An Aberdeenshire farmer who was forced to wait until August to receive last year’s subsidy monies has called on the government to process more complicated subsidy applications first.
The farmer, who wishes to remain anonymous due to the financial difficulties late payments have caused him and his business, recently succeeded his father on a tenancy on a farm in Aberdeenshire.
He applied for support under the new Basic Payment Scheme on the basis of his father transferring him his historic entitlements.
However the transfer of entitlements has proved a lengthy process and the farmer, who is married with two children, did not receive a loan offer for last year’s application until August.
He has also encountered problems with the transfer of entitlements and 25% of his acreage has disappeared on the system for 2016 applications.
The farmer is now calling on the Scottish Government to change how it processes subsidy applications and process more difficult claims, such as those for new entrants and people transferring entitlements, first.
“People don’t understand that you get a constant flow of new bills coming in,” said the farmer.
“The longer they (government) leave paying people means the small amount of money that you might have to cushion yourself is stretching and stretching. I have had to sell animals at a loss.”
The farmer, who has beef cattle and an arable enterprise, has also called on the government to pay compensation to farmers for the financial loss and hardship late payments have caused.
He has also joined calls for detailed letters outlining exact payment details to be delivered to farmers and crofters as soon as possible. “Because I don’t know what I have been paid for it’s very difficult to work out what’s what,” said the farmer.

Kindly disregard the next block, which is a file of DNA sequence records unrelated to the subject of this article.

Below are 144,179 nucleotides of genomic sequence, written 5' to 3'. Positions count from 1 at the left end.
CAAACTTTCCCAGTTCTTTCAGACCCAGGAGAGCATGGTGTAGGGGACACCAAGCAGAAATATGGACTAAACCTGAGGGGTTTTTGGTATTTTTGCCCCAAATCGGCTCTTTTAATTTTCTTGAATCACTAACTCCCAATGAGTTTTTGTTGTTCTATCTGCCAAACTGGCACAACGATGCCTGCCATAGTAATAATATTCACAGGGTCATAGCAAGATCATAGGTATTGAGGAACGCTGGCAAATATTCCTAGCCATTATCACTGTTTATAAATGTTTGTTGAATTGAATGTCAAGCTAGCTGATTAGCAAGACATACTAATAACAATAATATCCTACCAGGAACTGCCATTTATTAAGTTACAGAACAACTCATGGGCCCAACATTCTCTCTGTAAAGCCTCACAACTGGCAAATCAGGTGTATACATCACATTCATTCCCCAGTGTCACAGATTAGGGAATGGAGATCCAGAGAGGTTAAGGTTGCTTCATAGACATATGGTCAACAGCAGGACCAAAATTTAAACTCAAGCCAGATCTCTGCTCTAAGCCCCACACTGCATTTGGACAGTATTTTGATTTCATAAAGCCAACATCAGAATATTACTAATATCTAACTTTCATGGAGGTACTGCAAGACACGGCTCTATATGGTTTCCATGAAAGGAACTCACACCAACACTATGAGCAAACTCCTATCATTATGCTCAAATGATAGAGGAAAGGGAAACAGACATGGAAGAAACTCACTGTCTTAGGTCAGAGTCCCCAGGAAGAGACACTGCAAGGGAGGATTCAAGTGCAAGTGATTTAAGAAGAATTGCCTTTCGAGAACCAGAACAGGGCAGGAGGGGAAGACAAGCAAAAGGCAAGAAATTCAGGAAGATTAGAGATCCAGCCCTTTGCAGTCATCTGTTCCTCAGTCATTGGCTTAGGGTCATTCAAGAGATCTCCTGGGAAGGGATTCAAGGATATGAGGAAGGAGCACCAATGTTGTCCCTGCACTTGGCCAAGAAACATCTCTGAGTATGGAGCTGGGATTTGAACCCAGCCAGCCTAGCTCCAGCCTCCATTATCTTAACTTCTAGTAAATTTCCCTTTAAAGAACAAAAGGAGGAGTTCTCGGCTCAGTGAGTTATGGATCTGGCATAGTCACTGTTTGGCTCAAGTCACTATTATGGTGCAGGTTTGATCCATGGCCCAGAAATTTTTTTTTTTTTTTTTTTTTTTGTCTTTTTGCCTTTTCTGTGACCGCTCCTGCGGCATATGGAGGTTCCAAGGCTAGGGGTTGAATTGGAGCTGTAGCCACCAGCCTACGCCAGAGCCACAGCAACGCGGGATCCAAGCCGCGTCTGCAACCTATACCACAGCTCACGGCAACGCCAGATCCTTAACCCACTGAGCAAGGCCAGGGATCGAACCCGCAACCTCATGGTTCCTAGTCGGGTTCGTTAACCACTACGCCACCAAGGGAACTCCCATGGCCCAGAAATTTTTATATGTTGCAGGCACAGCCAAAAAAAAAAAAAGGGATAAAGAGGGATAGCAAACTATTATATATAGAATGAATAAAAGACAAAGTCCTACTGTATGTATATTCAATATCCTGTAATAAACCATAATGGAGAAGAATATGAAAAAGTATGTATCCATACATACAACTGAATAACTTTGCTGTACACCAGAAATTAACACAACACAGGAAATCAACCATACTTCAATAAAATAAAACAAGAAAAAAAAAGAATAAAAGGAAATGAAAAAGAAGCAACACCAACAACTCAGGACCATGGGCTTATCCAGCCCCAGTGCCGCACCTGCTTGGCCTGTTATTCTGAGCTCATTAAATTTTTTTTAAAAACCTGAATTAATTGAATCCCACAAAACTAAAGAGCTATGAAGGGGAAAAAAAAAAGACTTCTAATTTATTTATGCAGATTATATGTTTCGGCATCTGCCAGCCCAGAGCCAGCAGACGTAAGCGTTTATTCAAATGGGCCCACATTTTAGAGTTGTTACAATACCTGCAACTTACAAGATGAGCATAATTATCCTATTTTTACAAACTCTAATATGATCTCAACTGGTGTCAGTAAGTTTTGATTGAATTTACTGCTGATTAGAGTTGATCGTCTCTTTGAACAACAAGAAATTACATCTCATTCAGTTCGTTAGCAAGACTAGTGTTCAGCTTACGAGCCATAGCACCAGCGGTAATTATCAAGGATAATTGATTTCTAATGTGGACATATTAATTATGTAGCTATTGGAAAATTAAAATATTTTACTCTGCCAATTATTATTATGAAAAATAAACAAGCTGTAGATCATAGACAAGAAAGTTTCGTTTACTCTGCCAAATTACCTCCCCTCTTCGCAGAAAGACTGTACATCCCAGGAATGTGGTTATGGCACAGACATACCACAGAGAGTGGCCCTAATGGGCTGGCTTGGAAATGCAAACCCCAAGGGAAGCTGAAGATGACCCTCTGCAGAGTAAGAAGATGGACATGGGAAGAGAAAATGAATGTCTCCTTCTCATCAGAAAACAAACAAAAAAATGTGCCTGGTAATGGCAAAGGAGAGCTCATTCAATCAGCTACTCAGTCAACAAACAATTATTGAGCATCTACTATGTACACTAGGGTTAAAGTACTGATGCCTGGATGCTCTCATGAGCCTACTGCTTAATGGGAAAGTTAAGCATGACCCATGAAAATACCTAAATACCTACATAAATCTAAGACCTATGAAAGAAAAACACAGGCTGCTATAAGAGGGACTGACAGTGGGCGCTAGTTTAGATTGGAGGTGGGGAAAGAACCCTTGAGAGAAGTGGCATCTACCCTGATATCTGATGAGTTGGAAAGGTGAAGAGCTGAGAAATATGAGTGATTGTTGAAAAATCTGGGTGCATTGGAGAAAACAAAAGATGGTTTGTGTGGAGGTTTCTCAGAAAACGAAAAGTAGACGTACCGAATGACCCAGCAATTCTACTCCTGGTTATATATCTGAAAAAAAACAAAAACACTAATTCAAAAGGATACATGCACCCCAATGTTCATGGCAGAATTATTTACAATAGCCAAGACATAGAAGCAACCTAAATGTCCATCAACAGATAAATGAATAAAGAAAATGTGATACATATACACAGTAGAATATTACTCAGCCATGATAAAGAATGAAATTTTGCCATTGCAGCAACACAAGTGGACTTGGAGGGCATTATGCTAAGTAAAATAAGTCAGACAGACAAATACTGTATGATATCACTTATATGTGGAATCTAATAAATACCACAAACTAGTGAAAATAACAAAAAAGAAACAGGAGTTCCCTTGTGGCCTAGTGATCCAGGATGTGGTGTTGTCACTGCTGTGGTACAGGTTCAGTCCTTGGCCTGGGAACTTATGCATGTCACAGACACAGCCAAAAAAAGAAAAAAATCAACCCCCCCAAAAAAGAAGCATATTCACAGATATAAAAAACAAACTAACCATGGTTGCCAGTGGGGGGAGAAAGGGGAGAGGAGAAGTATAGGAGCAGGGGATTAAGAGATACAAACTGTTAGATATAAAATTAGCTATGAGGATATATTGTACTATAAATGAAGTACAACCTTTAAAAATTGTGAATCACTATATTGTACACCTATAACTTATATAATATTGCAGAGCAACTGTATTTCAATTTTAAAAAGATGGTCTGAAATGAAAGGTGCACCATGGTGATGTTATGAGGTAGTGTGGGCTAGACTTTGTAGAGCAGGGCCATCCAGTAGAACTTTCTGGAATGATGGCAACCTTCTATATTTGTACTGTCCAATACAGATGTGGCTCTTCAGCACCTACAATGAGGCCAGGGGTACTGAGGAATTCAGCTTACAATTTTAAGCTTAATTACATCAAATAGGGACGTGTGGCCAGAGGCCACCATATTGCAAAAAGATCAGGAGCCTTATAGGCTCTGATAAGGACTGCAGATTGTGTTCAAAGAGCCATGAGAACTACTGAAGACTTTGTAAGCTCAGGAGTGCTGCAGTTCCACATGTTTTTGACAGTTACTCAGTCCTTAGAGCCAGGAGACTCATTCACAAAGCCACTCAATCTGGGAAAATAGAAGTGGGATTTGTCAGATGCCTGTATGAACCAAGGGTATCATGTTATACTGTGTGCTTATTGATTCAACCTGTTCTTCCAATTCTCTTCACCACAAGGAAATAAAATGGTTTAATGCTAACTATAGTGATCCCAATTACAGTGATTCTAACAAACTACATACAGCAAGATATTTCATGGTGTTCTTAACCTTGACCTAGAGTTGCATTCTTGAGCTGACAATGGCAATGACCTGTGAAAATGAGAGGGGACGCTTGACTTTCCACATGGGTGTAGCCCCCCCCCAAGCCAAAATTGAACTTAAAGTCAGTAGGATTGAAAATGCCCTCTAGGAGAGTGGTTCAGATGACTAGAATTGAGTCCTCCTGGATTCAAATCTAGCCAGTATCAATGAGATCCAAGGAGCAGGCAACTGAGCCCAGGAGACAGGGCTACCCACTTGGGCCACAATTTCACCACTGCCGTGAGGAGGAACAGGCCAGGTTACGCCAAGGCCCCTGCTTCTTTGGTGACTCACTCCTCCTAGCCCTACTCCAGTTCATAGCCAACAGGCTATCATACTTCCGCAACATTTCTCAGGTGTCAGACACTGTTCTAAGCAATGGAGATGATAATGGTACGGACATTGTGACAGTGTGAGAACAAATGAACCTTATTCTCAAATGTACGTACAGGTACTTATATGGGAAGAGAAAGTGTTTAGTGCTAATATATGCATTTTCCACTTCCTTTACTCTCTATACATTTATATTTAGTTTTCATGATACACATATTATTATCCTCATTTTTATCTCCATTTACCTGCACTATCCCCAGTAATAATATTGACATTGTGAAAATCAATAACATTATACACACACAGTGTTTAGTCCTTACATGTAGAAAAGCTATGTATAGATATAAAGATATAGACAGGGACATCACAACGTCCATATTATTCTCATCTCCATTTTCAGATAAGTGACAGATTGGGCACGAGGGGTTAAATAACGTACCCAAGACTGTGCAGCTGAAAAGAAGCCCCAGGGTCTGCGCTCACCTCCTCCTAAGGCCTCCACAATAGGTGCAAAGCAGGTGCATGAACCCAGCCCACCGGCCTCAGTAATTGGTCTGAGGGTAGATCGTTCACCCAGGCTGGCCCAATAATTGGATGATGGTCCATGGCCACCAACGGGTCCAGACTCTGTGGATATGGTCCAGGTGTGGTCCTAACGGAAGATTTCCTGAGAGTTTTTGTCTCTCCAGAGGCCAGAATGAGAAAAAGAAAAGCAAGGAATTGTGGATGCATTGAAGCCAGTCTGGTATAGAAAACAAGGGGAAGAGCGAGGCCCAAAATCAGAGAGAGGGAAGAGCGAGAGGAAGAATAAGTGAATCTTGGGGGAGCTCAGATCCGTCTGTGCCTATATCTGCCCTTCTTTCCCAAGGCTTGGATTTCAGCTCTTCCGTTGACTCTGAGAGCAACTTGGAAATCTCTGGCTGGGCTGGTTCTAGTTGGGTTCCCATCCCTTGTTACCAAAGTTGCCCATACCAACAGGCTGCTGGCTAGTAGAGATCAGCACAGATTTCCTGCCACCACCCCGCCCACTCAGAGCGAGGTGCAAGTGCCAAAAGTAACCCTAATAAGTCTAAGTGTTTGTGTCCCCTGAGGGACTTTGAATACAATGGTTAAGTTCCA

“For me, late payments have cost me thousands. I had to sell cattle as stores, rather than finished, meaning I have sold some of next year’s income. I have also had to get a solicitor involved to try and stop people taking me to court because I have not been able to pay them for supplies.”
The farmer said he feared a repeat of his situation could happen to more farmers again in coming years and said: “I worry about people who suffer from depression – this could be horrible for them”.
A Scottish Government spokesman said processing of subsidy claims and payments is carried out as quickly as possible.
He said: “Our intention is to treat all customers fairly and provide an equal service to everyone rather than prioritise particular groups. However there will inevitably be some cases that are processed before others, and often the more complex cases are required to be individually processed which may take more time, and may require additional confirmation from the farmer or crofter.”
He said cases involving the transfer of entitlements were “complex arrangements bound by strict EU regulatory provision” and said the IT functionality needed to deal with these cases was now in place.
On the issue of payment letters, he said: “The 2015 payment letters have been delayed because resources were prioritised on processing payments by the October 15 deadline. We sincerely apologise for this and are aiming to issue 2015 payments letters from the end of this month.”